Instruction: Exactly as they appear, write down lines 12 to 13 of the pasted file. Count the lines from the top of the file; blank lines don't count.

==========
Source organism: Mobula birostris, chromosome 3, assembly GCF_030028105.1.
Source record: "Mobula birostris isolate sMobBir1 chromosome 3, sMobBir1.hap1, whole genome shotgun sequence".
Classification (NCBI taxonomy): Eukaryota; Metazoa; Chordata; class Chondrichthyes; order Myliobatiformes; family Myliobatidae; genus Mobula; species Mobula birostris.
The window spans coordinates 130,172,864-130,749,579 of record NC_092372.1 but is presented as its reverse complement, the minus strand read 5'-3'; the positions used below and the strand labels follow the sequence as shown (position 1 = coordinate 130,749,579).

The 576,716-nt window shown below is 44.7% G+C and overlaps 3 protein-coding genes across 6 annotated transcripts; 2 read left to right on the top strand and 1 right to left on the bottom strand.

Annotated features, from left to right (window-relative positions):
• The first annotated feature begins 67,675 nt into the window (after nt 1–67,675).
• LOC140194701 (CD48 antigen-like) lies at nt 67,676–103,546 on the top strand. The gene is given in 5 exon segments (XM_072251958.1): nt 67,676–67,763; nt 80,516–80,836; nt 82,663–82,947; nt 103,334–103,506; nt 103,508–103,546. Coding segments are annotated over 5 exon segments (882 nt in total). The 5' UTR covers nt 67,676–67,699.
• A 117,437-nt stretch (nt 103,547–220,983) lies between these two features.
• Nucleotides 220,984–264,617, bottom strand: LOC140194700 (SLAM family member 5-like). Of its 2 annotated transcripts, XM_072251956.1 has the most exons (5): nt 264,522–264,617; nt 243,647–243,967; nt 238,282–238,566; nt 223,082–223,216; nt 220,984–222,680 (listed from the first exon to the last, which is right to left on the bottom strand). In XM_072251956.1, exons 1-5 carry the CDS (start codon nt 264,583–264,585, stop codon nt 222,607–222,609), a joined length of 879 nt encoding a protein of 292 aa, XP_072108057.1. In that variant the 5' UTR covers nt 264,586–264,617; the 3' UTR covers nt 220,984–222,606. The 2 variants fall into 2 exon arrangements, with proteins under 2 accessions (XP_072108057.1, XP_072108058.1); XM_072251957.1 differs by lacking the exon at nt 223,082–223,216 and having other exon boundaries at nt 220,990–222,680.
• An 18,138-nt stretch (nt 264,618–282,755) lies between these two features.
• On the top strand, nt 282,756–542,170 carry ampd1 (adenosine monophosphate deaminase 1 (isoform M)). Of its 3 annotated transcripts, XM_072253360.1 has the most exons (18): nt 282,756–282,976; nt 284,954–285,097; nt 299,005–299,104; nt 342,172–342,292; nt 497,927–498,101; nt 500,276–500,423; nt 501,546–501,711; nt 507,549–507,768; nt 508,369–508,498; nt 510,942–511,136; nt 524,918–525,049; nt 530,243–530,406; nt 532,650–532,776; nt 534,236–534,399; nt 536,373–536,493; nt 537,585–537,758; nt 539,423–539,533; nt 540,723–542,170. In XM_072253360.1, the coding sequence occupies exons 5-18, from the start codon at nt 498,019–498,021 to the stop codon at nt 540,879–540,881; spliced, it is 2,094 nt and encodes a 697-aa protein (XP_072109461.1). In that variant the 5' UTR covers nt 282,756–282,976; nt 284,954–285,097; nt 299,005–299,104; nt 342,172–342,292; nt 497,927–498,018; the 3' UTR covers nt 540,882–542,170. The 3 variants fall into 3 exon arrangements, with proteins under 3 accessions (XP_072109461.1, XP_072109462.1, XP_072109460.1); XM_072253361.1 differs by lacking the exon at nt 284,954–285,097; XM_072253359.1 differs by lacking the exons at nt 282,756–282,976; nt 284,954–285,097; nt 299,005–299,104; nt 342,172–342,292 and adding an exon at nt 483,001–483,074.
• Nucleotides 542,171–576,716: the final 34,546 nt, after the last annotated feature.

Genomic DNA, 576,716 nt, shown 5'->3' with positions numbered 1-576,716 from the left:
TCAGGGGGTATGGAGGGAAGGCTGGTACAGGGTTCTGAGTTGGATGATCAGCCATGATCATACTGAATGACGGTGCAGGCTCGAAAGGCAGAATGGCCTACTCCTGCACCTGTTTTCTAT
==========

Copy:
• On the top strand, nt 282,756–542,170 carry ampd1 (adenosine monophosphate deaminase 1 (isoform M)). Of its 3 annotated transcripts, XM_072253360.1 has the most exons (18): nt 282,756–282,976; nt 284,954–285,097; nt 299,005–299,104; nt 342,172–342,292; nt 497,927–498,101; nt 500,276–500,423; nt 501,546–501,711; nt 507,549–507,768; nt 508,369–508,498; nt 510,942–511,136; nt 524,918–525,049; nt 530,243–530,406; nt 532,650–532,776; nt 534,236–534,399; nt 536,373–536,493; nt 537,585–537,758; nt 539,423–539,533; nt 540,723–542,170. In XM_072253360.1, the coding sequence occupies exons 5-18, from the start codon at nt 498,019–498,021 to the stop codon at nt 540,879–540,881; spliced, it is 2,094 nt and encodes a 697-aa protein (XP_072109461.1). In that variant the 5' UTR covers nt 282,756–282,976; nt 284,954–285,097; nt 299,005–299,104; nt 342,172–342,292; nt 497,927–498,018; the 3' UTR covers nt 540,882–542,170. The 3 variants fall into 3 exon arrangements, with proteins under 3 accessions (XP_072109461.1, XP_072109462.1, XP_072109460.1); XM_072253361.1 differs by lacking the exon at nt 284,954–285,097; XM_072253359.1 differs by lacking the exons at nt 282,756–282,976; nt 284,954–285,097; nt 299,005–299,104; nt 342,172–342,292 and adding an exon at nt 483,001–483,074.
• Nucleotides 542,171–576,716: the final 34,546 nt, after the last annotated feature.